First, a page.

Let's start with our first question. Why is AI transformation today important and different?
We need to do this level set because it is important to understand that there is a big thing that's over the top of the industry right now, which is that AI is having an exponential impact on organizations, it's having an impact on work, it's having an impact on industries, and of course, society as a whole.
This kind of impact is an important distinction because we have had linear changes in technology. We actually have quite a lot, maybe an overwhelming number of linear changes in technology that we have to tackle. But most of those are relatively safe to leave in the hands of technologists to lead.
In this particular example, when you have an exponential change, it's really critical for the business to take leadership. When I'm in executive boardrooms and we're talking about what are the business priorities for 2024, and what's going on in organizations mindsets, we're seeing consistently that the number one priority for them is understanding how can they take advantage of AI.
How can they address the opportunity, whether it's from the way that they operate, whether it's the way that they collaborate, the way they communicate across the whole of the employee experience, of the customer experience stack. This is one of those milestone moments where we have a really big change that's happening. And we've been through this before.
We've had other big changes, but most of those other changes have happened over generations, or they've happened over decades. We've had longer time periods, right? There's a huge amount of change that happened when we had the Internet websites. We had removal of presence and access barriers with mobile, and then even the mobile app revolution that followed that.
Even though those were big changes, they happened over decades, most people, and myself included, I think we all kind of predicting that AI is really going to have a big impact in years, not decades.
The pace of this change is much more significant. The second one that's really interesting, and we'll come back to this with a few examples today, is that what AI essentially does is it removes skill barriers, so essentially gives you skills that you may not have without AI's assistance.
I'm pretty good at PowerPoint, and I can create PowerPoint presentations. If you don't have that skill, AI could potentially give you that capability. I'm a pretty good communicator. I can write relatively okay emails and things like that. But at the end of the day, I'm not a linguistic expert. I don't have a deep literary science background.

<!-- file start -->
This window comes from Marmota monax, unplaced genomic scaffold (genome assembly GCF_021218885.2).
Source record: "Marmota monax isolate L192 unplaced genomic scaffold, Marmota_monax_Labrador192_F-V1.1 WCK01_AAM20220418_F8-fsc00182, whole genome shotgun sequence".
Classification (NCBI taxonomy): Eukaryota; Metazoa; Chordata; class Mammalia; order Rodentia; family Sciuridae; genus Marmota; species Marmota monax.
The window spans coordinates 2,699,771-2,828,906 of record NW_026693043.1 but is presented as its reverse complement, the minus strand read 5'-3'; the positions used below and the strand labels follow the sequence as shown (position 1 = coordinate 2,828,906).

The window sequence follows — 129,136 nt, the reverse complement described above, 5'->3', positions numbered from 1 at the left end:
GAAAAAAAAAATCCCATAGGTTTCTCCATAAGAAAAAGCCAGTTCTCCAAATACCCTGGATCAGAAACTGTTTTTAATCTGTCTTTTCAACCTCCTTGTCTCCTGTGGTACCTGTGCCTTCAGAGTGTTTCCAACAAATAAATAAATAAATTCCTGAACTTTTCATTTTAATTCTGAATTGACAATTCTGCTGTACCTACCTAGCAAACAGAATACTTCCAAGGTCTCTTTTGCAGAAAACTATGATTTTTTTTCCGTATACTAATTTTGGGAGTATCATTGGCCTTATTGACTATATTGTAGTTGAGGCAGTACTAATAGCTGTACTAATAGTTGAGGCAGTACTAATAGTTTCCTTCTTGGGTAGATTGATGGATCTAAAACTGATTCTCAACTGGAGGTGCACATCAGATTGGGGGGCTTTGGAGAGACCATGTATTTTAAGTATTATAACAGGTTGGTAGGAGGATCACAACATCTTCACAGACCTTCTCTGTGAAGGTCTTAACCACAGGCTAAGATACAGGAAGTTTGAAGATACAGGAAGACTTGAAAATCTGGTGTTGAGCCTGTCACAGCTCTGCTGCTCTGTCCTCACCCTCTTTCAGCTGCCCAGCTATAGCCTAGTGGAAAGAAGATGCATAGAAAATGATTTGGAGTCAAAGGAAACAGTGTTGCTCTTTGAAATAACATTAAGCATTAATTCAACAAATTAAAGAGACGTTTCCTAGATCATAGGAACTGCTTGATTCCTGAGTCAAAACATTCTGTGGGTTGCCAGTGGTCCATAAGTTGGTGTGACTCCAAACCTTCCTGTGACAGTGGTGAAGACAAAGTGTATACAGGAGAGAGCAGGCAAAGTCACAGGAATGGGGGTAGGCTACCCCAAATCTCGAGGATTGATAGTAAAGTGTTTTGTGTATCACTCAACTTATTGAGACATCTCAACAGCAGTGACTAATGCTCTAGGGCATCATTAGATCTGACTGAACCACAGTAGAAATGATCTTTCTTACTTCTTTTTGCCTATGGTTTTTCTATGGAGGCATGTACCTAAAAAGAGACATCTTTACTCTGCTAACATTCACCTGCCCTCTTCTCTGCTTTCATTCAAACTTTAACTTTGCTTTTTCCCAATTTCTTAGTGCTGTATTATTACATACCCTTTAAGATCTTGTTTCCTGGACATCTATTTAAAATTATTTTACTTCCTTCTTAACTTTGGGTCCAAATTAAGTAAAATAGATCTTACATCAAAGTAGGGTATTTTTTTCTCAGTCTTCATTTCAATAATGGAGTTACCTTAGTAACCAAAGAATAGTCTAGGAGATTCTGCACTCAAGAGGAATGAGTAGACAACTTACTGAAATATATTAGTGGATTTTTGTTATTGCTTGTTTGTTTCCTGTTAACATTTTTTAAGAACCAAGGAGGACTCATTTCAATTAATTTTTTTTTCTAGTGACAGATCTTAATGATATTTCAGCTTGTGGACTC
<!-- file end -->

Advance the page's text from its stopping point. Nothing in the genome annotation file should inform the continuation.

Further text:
Yet, with AI, I can have access to that. And those skills can be used in a variety of ways, not because I possess those skills, but because AI as a Copilot or an agent or a supportive tool set can help me with those things. This post-generative AI era is different from the era before it.
We do have a huge acceleration of AI use cases, AI application. We kind of figured out how to use the experience layer with conversational engines and more, and so we really have a bunch of opportunities in front of us. Now, this brings up a broader discussion, which I know we're all kind of working through, which is, what should we do about this?
If it's coming fast, it's important to learn, but why might it be useful to embrace and learn a bit sooner? I will pass it to you, Maya, because I know you spend a lot of your time with change management, helping organizations through those transitions with analytics and more. I'd love to see if you have any perspectives on this.
Absolutely. AI doesn't stand for an apocalypse of intelligence. It stands for artificial, or perhaps better yet, alternative intelligence. We need that alternative way of thinking. And throughout history, like you said, we've constantly demonstrated our ability to adapt to new technologies, and AI is no different. Right?
The rate of technological change is unprecedented. Like you said, what used to take decades now happens in a matter of years or even months, and it's time to embrace this new technology. It's here to stay, obviously.
The sooner we embrace it, the more time we'll have to harness its benefits. Like you said, automating routine and mundane tasks, frees us up for high-order skills. And we need to also consider the ethical aspects. I know that comes up a lot in data privacy and bias in algorithms, etc. But it's a new or relatively new technology in the post-generative AI era now, and we're kind of learning as we go.